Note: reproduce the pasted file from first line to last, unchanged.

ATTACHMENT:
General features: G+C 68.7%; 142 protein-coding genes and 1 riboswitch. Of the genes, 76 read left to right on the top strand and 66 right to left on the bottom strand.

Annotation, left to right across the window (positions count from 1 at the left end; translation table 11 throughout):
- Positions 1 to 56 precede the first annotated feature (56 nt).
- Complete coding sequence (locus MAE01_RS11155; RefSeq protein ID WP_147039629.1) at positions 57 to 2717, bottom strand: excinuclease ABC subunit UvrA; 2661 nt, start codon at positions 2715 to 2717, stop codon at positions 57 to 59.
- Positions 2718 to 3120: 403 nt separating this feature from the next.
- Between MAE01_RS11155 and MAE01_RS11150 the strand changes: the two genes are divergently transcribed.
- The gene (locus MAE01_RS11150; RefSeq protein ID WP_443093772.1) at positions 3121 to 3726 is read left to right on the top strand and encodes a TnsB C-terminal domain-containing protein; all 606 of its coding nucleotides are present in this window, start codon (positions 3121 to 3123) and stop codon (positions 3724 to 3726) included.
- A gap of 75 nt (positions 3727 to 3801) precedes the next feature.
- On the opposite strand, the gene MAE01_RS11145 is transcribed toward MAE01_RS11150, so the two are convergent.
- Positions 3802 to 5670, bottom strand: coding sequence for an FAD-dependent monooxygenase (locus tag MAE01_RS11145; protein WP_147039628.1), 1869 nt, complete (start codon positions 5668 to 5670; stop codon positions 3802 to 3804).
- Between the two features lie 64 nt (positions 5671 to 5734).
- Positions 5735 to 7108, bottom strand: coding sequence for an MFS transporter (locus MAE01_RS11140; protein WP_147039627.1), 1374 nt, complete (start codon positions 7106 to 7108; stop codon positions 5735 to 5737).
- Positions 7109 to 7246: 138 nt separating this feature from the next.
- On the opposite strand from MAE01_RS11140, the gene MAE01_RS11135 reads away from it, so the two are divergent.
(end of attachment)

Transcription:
General features: G+C 68.7%; 142 protein-coding genes and 1 riboswitch. Of the genes, 76 read left to right on the top strand and 66 right to left on the bottom strand.

Annotation, left to right across the window (positions count from 1 at the left end; translation table 11 throughout):
- Positions 1 to 56 precede the first annotated feature (56 nt).
- Complete coding sequence (locus MAE01_RS11155; RefSeq protein ID WP_147039629.1) at positions 57 to 2717, bottom strand: excinuclease ABC subunit UvrA; 2661 nt, start codon at positions 2715 to 2717, stop codon at positions 57 to 59.
- Positions 2718 to 3120: 403 nt separating this feature from the next.
- Between MAE01_RS11155 and MAE01_RS11150 the strand changes: the two genes are divergently transcribed.
- The gene (locus MAE01_RS11150; RefSeq protein ID WP_443093772.1) at positions 3121 to 3726 is read left to right on the top strand and encodes a TnsB C-terminal domain-containing protein; all 606 of its coding nucleotides are present in this window, start codon (positions 3121 to 3123) and stop codon (positions 3724 to 3726) included.
- A gap of 75 nt (positions 3727 to 3801) precedes the next feature.
- On the opposite strand, the gene MAE01_RS11145 is transcribed toward MAE01_RS11150, so the two are convergent.
- Positions 3802 to 5670, bottom strand: coding sequence for an FAD-dependent monooxygenase (locus tag MAE01_RS11145; protein WP_147039628.1), 1869 nt, complete (start codon positions 5668 to 5670; stop codon positions 3802 to 3804).
- Between the two features lie 64 nt (positions 5671 to 5734).
- Positions 5735 to 7108, bottom strand: coding sequence for an MFS transporter (locus MAE01_RS11140; protein WP_147039627.1), 1374 nt, complete (start codon positions 7106 to 7108; stop codon positions 5735 to 5737).
- Positions 7109 to 7246: 138 nt separating this feature from the next.
- On the opposite strand from MAE01_RS11140, the gene MAE01_RS11135 reads away from it, so the two are divergent.